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Heinrich August MARSCHNER (1795-1861)
Der Vampyr (1827)
Romantic opera in two acts
Martin Engel (bar) ... Sir Humphrey Davenaut; Carol Farley (mezzo) ... Malwin; Josef Protschka ( ten) ... Edgar Aubry; Siegmund Nimsgern (bar) ... Lord Ruthven; Wolfgang Lenz (bass) ... Sir Berkley; Galina Pisarenko (sop) ... Janthe
Chorus and Orchestra Sinfonica of Radio Italiana/Günter Neuhold
Live recording at the Auditorio del Foro Italico, Rome, Italy, 26 January 1980
HOMMAGE 7001834-HOM [64:14 + 66:43]

It is only once in a while one comes across a genuine bargain in the shape of a good work, slightly known and the only recording available. At a sale in a large HMV music store this two CD set (along with others) priced at £9 has been offered for sale at a mere £3.

Marschnerís The Vampyr may be remembered from the excellent BBC TV production in 1992 and issued on Virgin VC 759 294-2. In that experimental production, sumptuously recorded by the way (by the BBC Philharmonic, Manchester, England), the Janet Street Porter production had brought the libretto up to date and the Vampyr character passed off as a city tycoon, Ripley. At the time nothing was known about any BBC modification of the score and so sight of this original German recording was greeted with interest.

Marschner wrote The Vampyr in 1827. It was the first of his operas to win him recognition. The libretto had its beginnings in a book by Polidoriís The Vampyr, published eight years earlier. For such a plot to be composed as a romantic opera sounds unusual, but the music is exactly that ó melodious and yet fitting.

So what of this production, taken live at a performance in Italy, sung and spoken in German?

The cast are all strong and the orchestra plays well through both acts. I have reservations about the overture: it is stodgy, lacks flow and seems to be short of emotional feeling. The acoustic, particularly in the overture, is slightly boxy and at times sections of the orchestra are somewhat unbalanced for a recording made in the 1980s. This kind of difficulty shouldnít have been a problem. After the overture, the orchestra and conductor warm up considerably and there is some excellent material to listen to. The boxiness also seems to disappear. Could it be my conditioning to the acoustic or were adjustments made?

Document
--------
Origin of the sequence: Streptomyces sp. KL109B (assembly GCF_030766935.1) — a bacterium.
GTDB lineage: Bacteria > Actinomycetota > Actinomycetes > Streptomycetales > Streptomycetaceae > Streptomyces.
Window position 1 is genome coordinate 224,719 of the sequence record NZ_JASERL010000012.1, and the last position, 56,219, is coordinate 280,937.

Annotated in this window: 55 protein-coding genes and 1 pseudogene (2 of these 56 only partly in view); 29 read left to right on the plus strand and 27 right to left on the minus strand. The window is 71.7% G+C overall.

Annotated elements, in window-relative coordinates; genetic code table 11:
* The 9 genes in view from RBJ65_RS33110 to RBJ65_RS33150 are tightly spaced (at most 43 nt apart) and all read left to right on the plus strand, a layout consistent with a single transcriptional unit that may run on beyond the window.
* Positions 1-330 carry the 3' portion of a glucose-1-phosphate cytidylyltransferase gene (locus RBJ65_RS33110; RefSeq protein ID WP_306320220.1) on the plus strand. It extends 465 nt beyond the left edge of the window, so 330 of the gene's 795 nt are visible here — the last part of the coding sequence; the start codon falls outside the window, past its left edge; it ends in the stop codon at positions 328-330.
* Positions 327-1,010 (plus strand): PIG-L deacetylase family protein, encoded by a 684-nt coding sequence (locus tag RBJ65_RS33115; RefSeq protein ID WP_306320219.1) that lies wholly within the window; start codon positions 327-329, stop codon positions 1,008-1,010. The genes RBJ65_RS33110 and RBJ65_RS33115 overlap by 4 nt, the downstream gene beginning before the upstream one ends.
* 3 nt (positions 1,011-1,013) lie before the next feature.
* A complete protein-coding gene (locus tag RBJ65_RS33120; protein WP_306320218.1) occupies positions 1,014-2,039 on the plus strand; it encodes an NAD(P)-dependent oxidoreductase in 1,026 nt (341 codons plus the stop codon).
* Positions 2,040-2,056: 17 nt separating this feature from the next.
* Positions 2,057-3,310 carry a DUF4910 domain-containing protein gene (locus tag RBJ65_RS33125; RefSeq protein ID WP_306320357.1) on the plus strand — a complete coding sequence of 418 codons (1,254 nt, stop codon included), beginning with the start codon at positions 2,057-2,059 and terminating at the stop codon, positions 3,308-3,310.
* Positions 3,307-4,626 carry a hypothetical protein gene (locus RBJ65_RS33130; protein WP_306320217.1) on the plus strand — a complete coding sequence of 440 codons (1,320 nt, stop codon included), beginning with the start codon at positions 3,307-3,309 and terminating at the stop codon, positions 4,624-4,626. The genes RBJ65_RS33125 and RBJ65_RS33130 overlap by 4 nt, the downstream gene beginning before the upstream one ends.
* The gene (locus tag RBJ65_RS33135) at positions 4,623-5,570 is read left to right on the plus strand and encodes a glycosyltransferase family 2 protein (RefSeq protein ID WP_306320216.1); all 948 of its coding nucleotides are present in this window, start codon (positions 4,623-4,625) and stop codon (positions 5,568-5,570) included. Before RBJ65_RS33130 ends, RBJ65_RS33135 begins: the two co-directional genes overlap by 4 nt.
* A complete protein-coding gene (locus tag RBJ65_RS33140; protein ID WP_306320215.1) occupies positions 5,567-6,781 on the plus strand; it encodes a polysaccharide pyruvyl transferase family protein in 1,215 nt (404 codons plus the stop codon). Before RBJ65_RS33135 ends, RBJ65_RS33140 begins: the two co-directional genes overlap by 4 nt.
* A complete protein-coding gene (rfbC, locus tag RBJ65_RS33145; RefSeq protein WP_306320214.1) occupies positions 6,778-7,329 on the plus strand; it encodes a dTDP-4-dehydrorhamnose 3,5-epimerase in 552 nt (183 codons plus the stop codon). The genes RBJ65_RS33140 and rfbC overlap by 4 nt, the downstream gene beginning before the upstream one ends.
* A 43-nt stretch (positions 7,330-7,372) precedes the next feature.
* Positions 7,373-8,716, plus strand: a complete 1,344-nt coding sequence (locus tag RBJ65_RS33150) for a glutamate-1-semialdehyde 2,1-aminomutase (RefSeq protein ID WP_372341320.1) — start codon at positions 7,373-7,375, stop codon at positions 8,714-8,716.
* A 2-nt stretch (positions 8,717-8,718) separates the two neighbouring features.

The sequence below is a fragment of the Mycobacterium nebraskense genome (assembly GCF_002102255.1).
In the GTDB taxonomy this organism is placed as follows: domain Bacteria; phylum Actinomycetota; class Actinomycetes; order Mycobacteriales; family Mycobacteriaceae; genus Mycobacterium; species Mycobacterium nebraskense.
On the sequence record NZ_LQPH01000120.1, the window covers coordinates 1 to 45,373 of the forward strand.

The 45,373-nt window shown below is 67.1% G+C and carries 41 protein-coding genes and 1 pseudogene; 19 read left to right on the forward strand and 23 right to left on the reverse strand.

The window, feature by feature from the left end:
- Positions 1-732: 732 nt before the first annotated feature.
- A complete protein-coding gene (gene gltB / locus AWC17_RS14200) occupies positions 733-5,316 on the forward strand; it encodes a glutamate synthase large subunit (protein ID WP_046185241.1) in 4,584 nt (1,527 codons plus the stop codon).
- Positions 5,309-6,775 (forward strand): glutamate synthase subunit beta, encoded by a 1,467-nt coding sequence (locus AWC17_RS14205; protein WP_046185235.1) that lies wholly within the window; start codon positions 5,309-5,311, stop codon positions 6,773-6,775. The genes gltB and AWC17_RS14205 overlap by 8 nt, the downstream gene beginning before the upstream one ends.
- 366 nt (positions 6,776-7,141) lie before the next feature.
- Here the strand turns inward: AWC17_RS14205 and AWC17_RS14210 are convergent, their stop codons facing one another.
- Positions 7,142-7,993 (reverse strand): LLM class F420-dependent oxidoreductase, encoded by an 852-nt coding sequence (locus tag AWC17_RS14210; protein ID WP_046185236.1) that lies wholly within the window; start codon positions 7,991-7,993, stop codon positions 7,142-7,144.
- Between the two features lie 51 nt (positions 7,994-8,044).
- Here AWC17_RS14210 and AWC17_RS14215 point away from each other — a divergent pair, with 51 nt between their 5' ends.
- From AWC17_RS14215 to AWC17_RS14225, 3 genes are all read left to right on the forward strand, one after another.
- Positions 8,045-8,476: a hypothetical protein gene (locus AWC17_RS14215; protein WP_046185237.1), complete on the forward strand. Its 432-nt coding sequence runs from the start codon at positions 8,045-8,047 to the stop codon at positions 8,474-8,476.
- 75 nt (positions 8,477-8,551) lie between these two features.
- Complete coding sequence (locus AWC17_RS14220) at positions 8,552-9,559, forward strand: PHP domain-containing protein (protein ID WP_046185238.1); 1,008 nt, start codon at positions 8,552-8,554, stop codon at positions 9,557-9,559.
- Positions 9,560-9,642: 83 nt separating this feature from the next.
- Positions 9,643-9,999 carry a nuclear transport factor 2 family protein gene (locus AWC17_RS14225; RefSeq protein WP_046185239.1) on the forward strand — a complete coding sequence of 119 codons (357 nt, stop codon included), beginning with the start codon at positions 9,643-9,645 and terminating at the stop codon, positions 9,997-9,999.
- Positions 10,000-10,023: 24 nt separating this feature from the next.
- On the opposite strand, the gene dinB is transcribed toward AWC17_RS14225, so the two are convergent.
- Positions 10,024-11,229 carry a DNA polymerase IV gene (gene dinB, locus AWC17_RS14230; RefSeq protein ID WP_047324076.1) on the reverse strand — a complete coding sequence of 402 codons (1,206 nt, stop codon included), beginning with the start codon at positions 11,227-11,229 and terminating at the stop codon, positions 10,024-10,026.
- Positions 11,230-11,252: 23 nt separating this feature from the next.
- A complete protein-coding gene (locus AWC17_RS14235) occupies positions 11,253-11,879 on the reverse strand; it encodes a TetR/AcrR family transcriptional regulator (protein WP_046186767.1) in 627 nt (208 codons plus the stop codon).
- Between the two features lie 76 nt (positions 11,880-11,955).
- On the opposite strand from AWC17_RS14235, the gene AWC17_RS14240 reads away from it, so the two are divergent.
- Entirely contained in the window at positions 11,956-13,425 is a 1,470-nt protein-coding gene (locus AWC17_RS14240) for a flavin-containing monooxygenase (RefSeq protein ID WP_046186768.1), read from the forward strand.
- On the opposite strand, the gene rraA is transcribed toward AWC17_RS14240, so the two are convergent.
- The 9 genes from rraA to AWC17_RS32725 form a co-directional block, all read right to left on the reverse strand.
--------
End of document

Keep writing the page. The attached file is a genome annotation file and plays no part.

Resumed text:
So with such a good recording, why so cheap? Is there a catch? Well yes, the problem lies with the booklet. This contains the libretto (in German and Italian only) and lacks any mention of the composer, or work or date. The libretto items are numbered as Marschnerís score but these do not relate to track numbers. Extraordinarily, there is no track-listing when there are two blank pages to be found at the back and there are 11/12 tracks on the discs.

After careful scrutiny I find that the libretto only gives Act I. Providing track details would have given the game away. English reading listeners would not persevere with following the libretto it seems. However, since there are many budget releases that have only a four page leaflet, this 36 page booklet looks respectable and the whole still represents a considerable bargain.

Raymond Walker

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